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Who’d a-thunk it?: “California fast food workers now earn $20 per hour. Franchisees are responding by cutting hours. (HT Reuvain Borchardt) And here is Reason‘s Emma Camp.

Benjamin Gedan tweets:

A good reminder to China hawks that the US reluctance to negotiate free trade agreements sends natural US partners, such as Uruguay’s president, rushing to Beijing.

George Will applauds the two recent U.S. Supreme Court rulings that rein in the discretionary power of the administrative state. Two slices:

When a federal agency ordered four small fishing companies to pay the estimated $700-a-day cost (reducing their profits 20 percent) of on-board government inspectors, the companies sued, arguing that no statutory language explicitly authorizes the agency to impose this burden. The agency invoked Chevron deference, a court-created (in 1984) doctrine that says when Congress uses ambiguous legislative language, or is silent on a subject, a court reviewing an agency’s disputed action should defer to the agency, if its action is “reasonable.”

The doctrine, in addition to encouraging Congress’s slipshod legislating, impinges on the judiciary’s duty to (in Chief Justice John Marshall’s words) “say what the law is.” So, the Supreme Court held, 6-3, that Chevron deference violates the 1946 Administrative Procedure Act, which stipulates that courts shall “interpret” statutes and decide “all” questions of law. Chief Justice John G. Roberts Jr. wrote for the majority: “Courts must exercise their independent judgment in deciding whether an agency has acted within its statutory authority.”


Consider the lengthening list of progressives’ complaints about the Constitution’s incompatibility with their “modern-day adaptable” government. They consider the First Amendment too protective of speech that harms an individual’s serenity, or society’s comity. Don’t get them started on the Second Amendment (the right to bear arms). Now they resent the Fifth and Seventh Amendments working together to inhibit progressives’ handiwork: the administrative state agencies whose discretion has been curtailed because the separation of powers dictates the demise of Chevron deference.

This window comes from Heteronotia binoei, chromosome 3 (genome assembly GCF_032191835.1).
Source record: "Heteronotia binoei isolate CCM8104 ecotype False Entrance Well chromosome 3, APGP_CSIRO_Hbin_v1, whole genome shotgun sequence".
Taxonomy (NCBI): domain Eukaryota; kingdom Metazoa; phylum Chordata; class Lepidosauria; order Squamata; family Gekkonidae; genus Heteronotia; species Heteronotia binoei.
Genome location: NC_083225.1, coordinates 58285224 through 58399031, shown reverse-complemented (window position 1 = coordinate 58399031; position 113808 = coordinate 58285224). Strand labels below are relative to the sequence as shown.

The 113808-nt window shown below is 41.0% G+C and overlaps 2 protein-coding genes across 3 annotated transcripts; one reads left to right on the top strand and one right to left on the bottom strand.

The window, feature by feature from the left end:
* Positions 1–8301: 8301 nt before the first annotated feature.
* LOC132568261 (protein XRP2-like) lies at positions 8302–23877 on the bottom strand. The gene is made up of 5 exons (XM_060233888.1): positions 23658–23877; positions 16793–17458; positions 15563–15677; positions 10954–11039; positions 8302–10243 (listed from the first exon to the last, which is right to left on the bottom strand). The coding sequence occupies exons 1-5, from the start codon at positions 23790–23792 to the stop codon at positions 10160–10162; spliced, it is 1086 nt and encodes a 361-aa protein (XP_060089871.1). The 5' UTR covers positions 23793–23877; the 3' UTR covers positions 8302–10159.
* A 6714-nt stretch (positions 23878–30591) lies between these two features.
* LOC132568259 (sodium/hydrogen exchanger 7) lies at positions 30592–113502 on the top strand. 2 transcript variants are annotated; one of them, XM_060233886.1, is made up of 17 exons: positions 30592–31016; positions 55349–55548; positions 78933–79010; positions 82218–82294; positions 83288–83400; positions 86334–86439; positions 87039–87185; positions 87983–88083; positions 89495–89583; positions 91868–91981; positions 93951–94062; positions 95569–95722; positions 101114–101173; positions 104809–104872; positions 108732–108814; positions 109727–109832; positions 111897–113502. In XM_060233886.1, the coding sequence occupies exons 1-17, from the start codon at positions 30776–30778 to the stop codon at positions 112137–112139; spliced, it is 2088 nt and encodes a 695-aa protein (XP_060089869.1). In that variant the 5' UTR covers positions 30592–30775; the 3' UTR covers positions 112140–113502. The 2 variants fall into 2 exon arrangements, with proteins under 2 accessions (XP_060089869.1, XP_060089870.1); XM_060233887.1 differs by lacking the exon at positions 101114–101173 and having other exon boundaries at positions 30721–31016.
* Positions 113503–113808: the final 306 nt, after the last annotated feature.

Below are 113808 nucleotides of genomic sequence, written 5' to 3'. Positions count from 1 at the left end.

For more than a century, progressivism’s unvarying agenda has been to concentrate power in Washington and concentrate most of this power in the executive branch. Progressives have constantly prioritized expanding government’s power and scope over individual freedom. With two excellent end-of-term decisions, the court affirmed the Constitution’s different priorities.

Writing in the Wall Street Journal, Georgetown University law professor Randy Barnett applauds the rise of originalist thinking at the U.S. Supreme Court. Here’s his conclusion:

Had you told me when I was a law student reading Warren and Burger Court “living constitutionalist” opinions that there would be Supreme Court opinions like these in my lifetime, I would have asked what you were smoking. The originalists on the court don’t always agree on what originalism requires. But they are feeling their way through this thicket, case by case. In the process, they are educating each other and the nonoriginalist justices, and engaging in a dialogue with legal academics as well as with the American public.